Seminar: Cluster-Centric Anomaly Detection and Characterization in Spatial Time Series

Dr. Hesam Izakian
University of Alberta

Cluster-Centric Anomaly Detection and Characterization in Spatial Time Series

Candidate for Faculty Position in Computer Science

Department of Computer Science
Monday, October 27, 2014, 2:30 p.m., Room EN-2022


 

Abstract

Anomaly detection in spatial time series is a challenging problem with numerous potential applications in environmental, engineering, economic, and health sciences. A comprehensive anomaly detection approach not only should be able to detect and identify emerging anomalies, but it has to characterize the essence of anomalies by visualizing the structures revealed within data.

In this talk, a cluster-centric framework for anomaly detection and characterization in spatial time series is introduced. For this purpose, the time series part of data is divided into a set of subsequences and the available spatio-temporal structures within the generated subsequences are discovered through a fuzzy clustering technique. Since in spatial time series, each datum is composed of features dealing with the spatial and the temporal (one or more time series) components, clustering of data of this nature poses some significant challenges, especially in terms of a suitable treatment of different components of the data. An extended version of the Fuzzy C-Means (FCM) clustering by introducing a composite distance function with adjustable weights (parameters) controlling the impact of different components in the clustering process is proposed, and a reconstruction criterion is used as a vehicle to quantify the performance of the clustering method.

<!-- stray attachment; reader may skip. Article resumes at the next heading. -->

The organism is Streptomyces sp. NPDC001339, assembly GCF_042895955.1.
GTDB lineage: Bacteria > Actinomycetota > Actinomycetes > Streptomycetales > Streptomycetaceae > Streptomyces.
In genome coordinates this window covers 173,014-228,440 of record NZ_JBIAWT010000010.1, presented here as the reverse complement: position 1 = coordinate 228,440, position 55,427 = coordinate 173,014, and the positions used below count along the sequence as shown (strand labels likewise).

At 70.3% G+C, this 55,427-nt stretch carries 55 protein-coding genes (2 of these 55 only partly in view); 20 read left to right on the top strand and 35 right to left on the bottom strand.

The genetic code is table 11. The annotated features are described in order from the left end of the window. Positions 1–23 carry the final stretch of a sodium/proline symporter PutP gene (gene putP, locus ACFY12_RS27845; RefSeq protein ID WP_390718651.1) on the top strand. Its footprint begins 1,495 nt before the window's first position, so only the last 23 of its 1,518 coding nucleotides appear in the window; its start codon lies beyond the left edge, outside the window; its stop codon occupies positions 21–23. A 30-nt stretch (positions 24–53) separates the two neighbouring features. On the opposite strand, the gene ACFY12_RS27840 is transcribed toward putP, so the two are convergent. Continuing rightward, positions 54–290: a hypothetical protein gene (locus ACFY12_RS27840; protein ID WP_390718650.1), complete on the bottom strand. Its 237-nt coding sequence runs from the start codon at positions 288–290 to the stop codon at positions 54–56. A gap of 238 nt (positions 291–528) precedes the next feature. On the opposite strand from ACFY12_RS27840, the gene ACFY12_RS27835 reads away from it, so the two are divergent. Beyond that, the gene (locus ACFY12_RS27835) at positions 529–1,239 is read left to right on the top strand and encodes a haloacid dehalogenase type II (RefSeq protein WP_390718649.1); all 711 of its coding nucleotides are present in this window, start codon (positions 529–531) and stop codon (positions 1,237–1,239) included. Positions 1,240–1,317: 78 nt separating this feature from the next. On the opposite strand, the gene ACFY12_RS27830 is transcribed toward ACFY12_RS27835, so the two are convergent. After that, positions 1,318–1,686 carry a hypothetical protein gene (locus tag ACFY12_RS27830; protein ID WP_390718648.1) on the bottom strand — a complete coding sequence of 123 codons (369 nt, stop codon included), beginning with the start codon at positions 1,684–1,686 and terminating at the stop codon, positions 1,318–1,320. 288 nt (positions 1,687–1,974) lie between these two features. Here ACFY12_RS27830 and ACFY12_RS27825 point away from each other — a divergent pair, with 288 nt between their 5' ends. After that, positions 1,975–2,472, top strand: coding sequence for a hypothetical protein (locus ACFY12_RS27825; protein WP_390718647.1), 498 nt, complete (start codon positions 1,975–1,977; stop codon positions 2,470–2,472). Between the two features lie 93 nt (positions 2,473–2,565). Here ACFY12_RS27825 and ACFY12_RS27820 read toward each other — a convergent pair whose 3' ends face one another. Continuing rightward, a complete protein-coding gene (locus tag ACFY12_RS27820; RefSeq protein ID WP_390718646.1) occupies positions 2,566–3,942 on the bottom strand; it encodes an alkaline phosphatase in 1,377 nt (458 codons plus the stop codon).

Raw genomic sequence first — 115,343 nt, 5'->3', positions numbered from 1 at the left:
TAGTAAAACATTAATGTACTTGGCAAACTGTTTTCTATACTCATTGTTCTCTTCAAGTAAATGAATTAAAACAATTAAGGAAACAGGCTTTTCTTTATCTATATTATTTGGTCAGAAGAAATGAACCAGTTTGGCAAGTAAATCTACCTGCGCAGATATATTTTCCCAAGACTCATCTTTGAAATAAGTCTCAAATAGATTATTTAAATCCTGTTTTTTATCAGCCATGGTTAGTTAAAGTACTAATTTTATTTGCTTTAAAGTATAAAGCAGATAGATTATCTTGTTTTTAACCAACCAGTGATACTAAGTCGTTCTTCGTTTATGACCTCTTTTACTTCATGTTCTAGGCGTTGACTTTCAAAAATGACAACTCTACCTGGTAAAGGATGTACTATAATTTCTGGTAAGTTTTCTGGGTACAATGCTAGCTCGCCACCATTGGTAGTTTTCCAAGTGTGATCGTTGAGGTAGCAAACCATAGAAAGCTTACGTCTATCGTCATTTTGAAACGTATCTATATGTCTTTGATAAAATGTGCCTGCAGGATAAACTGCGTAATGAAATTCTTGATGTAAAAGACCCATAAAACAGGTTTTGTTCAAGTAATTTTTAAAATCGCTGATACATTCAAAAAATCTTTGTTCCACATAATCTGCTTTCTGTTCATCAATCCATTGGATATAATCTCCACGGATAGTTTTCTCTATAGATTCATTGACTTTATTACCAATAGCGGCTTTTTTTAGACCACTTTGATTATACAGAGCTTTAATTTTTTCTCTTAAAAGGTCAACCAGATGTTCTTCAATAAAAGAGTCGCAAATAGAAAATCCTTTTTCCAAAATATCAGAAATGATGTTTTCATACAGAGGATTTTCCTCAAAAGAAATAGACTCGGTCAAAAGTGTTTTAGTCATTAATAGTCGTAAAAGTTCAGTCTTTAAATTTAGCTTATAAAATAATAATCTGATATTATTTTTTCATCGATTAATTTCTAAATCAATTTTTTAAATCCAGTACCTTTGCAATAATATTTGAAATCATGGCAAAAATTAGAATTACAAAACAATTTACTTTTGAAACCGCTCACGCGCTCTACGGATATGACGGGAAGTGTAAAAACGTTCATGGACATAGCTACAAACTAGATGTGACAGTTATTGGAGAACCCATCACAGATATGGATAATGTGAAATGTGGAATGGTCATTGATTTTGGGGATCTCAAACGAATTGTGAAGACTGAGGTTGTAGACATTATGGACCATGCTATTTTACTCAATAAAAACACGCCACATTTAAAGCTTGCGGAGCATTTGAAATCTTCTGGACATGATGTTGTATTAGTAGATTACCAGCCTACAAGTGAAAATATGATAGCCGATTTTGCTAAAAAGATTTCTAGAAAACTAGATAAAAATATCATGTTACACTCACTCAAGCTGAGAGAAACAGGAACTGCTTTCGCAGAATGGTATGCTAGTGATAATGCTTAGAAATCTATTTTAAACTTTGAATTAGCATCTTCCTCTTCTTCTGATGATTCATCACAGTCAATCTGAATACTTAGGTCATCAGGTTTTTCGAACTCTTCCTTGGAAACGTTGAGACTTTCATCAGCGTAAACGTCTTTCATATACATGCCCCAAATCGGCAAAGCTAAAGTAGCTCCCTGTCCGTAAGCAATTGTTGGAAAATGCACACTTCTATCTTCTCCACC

By comparing the revealed structures (clusters) in spatial time series in successive time intervals, one assigns an anomaly score to each cluster measuring the level of unexpected changes in data. Moreover, through developing some fuzzy relational dependencies, the propagation of anomalies can be visualized in an understandable way to end-users. To illustrate the proposed technique, an outbreak scenario has been considered. Experimental studies show that the proposed technique is able to find incident anomalies and quantify the propagation of anomalies over time.

Contact

Department of Computer Science

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St. John's, NL A1B 3X9 CANADA

Tel: (709) 864-2530

Fax: (709) 864-2552

becomestudent@mun.ca